Holloway Prison inmates with mental health issues face ‘unacceptable’ delays – report
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Inmates at Holloway Prison with mental health issues are facing “unacceptable” delays in being moved to secure hospital beds, a report reveals today.
Published today by Deputy Chief Inspector of Prisons Martin Lomas following an inspection last year, the report says just five of the 37 inmates at the prison in Parkhurst Road who were transferred to secure mental health units in the past year were moved within two weeks. The longest wait was 16 and a half weeks.
At the time of the unannounced inspection between October 5 and 15 last year, a further four women were in assessment or waiting for transfer.
These waiting times were deemed “not acceptable and had the potential to cause women’s mental health and well-being to deteriorate further,” the report said.
Mr Lomas recommended women with complex and risky mental health and behavioural needs be transferred to appropriate specialist locations within a maximum of two weeks of the decision being made.
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It is not the first time the prison, which is set to shut this summer, has come under scrutiny for its treatment of inmates with mental health problems.
Earlier this month, hundreds gathered outside the prison to hold a candlelit vigil for Sarah Reed, a prisoner with mental health problems who was found unresponsive in her cell on January 11. Prison staff battled to save her but she was pronounced dead a short while later.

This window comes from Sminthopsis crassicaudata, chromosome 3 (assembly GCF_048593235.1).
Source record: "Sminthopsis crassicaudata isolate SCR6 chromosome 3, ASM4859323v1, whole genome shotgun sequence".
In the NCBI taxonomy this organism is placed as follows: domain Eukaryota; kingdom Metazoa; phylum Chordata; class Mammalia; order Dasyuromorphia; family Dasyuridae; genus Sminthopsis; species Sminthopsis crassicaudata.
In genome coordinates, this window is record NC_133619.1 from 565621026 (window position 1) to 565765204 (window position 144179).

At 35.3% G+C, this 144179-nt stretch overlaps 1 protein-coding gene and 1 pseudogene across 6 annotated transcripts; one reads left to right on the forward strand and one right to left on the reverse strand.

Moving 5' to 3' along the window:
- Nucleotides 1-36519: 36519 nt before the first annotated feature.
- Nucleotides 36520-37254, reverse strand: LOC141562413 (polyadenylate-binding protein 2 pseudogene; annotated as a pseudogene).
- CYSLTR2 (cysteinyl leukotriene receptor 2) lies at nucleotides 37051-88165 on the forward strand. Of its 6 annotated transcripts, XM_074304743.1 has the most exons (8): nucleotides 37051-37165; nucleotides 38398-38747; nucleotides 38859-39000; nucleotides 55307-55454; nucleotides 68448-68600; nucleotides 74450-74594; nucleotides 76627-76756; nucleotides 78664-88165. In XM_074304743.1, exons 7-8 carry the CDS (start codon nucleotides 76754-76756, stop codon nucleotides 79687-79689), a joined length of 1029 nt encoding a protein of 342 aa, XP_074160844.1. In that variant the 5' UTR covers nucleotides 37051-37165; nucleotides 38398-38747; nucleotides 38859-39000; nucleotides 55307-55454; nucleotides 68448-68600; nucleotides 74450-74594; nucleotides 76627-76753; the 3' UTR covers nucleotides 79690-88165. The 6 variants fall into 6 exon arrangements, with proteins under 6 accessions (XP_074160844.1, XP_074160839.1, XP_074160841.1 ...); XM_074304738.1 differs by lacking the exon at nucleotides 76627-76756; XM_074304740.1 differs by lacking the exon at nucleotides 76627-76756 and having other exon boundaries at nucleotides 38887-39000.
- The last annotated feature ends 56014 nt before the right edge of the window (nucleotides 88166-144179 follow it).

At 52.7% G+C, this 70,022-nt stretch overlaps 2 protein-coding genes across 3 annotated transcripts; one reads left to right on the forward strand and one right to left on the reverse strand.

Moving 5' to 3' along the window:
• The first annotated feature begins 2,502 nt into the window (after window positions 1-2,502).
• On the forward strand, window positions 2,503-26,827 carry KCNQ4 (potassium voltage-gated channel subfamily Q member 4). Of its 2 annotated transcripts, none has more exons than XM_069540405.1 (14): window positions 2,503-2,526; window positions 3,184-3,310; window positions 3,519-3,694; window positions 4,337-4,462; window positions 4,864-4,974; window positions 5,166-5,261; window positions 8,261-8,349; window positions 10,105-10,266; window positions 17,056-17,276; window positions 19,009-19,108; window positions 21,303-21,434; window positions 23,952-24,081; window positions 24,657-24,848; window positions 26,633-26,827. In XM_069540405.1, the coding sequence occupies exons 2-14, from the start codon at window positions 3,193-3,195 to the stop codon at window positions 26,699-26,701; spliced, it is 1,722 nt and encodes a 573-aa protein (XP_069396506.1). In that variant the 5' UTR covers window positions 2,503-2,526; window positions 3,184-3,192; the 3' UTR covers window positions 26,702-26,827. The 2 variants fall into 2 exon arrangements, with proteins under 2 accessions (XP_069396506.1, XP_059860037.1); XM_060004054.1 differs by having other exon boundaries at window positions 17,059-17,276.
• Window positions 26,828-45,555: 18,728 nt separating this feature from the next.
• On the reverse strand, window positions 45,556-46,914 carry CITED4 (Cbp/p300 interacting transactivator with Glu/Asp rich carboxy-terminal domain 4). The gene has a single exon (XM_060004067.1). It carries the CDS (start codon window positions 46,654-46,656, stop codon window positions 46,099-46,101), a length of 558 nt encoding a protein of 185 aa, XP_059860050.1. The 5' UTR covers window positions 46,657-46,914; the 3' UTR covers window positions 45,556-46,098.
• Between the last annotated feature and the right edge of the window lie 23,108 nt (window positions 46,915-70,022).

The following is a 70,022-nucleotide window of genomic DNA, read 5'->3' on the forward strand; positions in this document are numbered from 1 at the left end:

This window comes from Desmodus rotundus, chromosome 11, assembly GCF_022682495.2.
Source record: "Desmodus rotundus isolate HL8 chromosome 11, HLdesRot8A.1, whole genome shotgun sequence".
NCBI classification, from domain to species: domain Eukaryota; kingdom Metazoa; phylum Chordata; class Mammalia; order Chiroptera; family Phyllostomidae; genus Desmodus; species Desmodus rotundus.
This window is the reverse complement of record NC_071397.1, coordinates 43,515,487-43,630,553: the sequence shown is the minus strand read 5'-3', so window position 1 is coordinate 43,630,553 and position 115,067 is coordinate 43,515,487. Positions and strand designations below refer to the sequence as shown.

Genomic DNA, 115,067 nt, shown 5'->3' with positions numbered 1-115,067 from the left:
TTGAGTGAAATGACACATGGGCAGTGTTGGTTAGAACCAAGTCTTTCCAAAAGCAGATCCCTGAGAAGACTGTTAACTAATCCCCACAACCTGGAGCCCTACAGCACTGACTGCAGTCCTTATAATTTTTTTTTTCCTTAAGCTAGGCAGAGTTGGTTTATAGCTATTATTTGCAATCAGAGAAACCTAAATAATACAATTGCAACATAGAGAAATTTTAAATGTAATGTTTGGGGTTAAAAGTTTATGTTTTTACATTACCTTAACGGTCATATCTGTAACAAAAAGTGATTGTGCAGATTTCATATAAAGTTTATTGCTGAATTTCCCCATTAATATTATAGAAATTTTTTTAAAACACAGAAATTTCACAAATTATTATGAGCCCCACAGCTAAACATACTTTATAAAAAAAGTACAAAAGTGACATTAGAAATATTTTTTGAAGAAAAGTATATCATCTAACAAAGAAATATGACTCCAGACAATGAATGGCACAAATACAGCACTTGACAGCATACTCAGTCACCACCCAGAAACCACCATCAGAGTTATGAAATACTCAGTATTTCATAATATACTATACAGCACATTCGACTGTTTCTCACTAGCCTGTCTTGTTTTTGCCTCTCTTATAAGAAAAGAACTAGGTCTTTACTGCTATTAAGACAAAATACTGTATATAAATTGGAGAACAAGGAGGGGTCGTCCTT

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Ms Reed, 32, a former victim of police brutality, had been transferred from a secure mental health unit at Maudsley hospital to prison last October.
But campaigners said she should not have been moved from the mental health unit in the first place.
Meanwhile, the inspection found the prison had improved in three out of four tests: safety, respect and resettlement.
In particular, the prison was found to be generally safe and well-controlled with little “serious violence”.
And it was also praised for the other aspects of its mental health support while day care facilities were found to be excellent. Support for women who had been abused was found to be strong.
Mr Lomas said the prison had improved since the last inspection.
“At the last inspection, we highlighted progress in making the prison safer but emphasised the need to ensure the sustainability of this improvement,” he said.
“To their credit, managers had achieved this. The environment at Holloway remained a significant challenge, but this was mitigated by managers and most staff placing decency and respect for the individual at the centre of their work.”
Given its “poor design” and the fall in the number of women in jail, the prison was an “obvious candidate for closure”, he added.
The government announced plans to close the prison last November. The move would involve relocating women to a reopened Downview prison, in Surrey.